We present a system for identifying the semantic relationships, or semantic roles, filled by constituents of a sentence within a semantic frame. Given an input sentence and a target word and frame, the system labels constituents with either abstract semantic roles, such as Agent or Patient, or more domain-specific semantic roles, such as Speaker, Message, and Topic.
The system is based on statistical classifiers trained on roughly 50,000 sentences that were hand-annotated with semantic roles by the FrameNet semantic labeling project. We then parsed each training sentence into a syntactic tree and extracted various lexical and syntactic features, including the phrase type of each constituent, its grammatical function, and its position in the sentence. These features were combined with knowledge of the predicate verb, noun, or adjective, as well as information such as the prior probabilities of various combinations of semantic roles. We used various lexical clustering algorithms to generalize across possible fillers of roles. Test sentences were parsed, were annotated with these features, and were then passed through the classifiers.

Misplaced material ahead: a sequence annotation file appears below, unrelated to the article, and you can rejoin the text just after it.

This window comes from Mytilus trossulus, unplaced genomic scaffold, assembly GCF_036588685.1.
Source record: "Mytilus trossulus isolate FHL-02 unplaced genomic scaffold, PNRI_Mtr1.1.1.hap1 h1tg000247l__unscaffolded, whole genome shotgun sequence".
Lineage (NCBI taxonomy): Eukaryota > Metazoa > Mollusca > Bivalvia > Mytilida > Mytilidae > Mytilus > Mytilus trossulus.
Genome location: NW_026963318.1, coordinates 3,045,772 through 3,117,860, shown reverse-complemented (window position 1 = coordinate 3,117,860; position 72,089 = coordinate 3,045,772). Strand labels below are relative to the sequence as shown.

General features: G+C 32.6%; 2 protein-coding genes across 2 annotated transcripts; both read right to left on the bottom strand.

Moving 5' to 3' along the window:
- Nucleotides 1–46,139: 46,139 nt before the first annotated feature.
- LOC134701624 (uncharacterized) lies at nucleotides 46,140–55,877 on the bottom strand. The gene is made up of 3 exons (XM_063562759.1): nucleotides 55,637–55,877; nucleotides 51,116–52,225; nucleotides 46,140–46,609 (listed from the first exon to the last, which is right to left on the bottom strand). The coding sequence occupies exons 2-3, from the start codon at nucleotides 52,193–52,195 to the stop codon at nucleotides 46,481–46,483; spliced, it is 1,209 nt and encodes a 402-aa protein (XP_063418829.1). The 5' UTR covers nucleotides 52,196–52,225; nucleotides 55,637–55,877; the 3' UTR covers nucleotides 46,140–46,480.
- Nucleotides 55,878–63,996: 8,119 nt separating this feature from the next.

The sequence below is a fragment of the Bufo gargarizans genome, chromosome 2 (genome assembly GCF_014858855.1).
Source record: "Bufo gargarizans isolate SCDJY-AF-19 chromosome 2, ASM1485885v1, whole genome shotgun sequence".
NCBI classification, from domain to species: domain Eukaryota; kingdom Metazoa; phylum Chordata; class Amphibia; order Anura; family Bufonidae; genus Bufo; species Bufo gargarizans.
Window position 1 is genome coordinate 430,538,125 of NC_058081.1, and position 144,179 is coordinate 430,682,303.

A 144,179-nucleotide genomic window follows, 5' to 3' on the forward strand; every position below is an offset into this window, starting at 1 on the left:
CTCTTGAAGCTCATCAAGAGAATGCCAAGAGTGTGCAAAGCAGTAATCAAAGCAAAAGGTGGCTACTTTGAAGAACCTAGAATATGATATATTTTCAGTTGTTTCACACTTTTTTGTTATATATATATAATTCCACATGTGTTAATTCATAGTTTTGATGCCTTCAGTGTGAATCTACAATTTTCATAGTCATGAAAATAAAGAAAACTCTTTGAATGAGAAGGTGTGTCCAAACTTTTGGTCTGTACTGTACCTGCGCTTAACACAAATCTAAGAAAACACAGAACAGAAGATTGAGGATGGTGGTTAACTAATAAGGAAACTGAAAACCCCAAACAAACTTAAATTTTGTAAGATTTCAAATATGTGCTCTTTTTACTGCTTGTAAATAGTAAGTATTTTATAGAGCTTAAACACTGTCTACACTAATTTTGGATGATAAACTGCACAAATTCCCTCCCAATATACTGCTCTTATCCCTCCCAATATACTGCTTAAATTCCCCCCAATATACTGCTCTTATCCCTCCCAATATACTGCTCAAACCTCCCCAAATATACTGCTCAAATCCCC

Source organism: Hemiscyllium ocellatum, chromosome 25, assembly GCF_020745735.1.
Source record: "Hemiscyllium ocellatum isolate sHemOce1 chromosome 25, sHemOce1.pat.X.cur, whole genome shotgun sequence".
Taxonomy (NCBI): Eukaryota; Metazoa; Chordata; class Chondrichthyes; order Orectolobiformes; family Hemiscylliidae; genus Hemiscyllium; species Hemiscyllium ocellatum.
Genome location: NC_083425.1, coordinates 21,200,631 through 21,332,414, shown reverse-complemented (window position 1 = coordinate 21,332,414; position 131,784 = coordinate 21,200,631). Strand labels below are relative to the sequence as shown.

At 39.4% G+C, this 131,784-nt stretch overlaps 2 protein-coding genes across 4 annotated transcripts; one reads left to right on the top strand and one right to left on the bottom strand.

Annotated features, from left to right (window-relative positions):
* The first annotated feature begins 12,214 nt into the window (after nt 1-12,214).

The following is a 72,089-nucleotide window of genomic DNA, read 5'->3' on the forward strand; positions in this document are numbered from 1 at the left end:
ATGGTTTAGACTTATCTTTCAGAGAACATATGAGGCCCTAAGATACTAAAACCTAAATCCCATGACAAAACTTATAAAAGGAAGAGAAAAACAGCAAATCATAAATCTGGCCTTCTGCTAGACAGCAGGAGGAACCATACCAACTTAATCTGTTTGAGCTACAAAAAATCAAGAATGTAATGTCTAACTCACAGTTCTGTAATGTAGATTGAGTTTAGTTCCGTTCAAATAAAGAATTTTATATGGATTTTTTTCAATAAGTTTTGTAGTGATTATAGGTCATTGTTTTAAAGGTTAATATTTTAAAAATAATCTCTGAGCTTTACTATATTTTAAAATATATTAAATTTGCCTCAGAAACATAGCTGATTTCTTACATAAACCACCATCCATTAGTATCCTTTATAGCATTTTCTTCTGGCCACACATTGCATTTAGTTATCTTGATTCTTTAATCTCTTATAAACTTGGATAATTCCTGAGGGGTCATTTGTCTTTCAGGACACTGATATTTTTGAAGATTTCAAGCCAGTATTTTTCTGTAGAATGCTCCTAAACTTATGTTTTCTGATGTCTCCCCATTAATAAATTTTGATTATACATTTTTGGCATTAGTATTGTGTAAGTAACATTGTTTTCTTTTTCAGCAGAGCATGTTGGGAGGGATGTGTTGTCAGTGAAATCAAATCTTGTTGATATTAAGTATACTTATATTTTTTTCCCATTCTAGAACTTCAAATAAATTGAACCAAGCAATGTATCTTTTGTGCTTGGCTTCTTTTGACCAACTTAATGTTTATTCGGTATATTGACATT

Our system achieves 82% accuracy in identifying the semantic role of presegmented constituents. At the more difficult task of simultaneously segmenting constituents and identifying their semantic role, the system achieved 65% precision and 61% recall.
Our study also allowed us to compare the usefulness of different features and feature combination methods in the semantic role labeling task. We also explore the integration of role labeling with statistical syntactic parsing and attempt to generalize to predicates unseen in the training data.